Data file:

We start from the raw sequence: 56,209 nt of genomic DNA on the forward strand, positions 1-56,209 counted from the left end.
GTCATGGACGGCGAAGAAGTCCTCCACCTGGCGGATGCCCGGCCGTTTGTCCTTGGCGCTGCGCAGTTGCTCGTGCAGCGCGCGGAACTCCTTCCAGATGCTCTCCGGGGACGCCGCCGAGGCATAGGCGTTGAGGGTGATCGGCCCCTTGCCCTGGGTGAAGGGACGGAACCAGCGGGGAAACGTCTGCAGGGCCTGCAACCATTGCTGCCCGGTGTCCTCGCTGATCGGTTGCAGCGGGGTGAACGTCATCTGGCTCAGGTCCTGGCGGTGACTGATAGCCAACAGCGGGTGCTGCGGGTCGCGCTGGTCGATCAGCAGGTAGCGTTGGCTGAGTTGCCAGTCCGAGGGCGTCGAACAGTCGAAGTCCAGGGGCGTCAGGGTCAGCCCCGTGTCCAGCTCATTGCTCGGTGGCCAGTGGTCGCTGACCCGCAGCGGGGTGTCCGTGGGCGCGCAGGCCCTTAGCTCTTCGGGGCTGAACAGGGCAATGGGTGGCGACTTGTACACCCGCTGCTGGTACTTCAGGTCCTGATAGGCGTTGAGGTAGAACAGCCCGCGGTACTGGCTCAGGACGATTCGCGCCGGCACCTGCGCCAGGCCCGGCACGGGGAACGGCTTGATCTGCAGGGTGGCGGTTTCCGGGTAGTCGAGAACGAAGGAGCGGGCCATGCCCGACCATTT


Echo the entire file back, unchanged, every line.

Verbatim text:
We start from the raw sequence: 56,209 nt of genomic DNA on the forward strand, positions 1-56,209 counted from the left end.
GTCATGGACGGCGAAGAAGTCCTCCACCTGGCGGATGCCCGGCCGTTTGTCCTTGGCGCTGCGCAGTTGCTCGTGCAGCGCGCGGAACTCCTTCCAGATGCTCTCCGGGGACGCCGCCGAGGCATAGGCGTTGAGGGTGATCGGCCCCTTGCCCTGGGTGAAGGGACGGAACCAGCGGGGAAACGTCTGCAGGGCCTGCAACCATTGCTGCCCGGTGTCCTCGCTGATCGGTTGCAGCGGGGTGAACGTCATCTGGCTCAGGTCCTGGCGGTGACTGATAGCCAACAGCGGGTGCTGCGGGTCGCGCTGGTCGATCAGCAGGTAGCGTTGGCTGAGTTGCCAGTCCGAGGGCGTCGAACAGTCGAAGTCCAGGGGCGTCAGGGTCAGCCCCGTGTCCAGCTCATTGCTCGGTGGCCAGTGGTCGCTGACCCGCAGCGGGGTGTCCGTGGGCGCGCAGGCCCTTAGCTCTTCGGGGCTGAACAGGGCAATGGGTGGCGACTTGTACACCCGCTGCTGGTACTTCAGGTCCTGATAGGCGTTGAGGTAGAACAGCCCGCGGTACTGGCTCAGGACGATTCGCGCCGGCACCTGCGCCAGGCCCGGCACGGGGAACGGCTTGATCTGCAGGGTGGCGGTTTCCGGGTAGTCGAGAACGAAGGAGCGGGCCATGCCCGACCATTT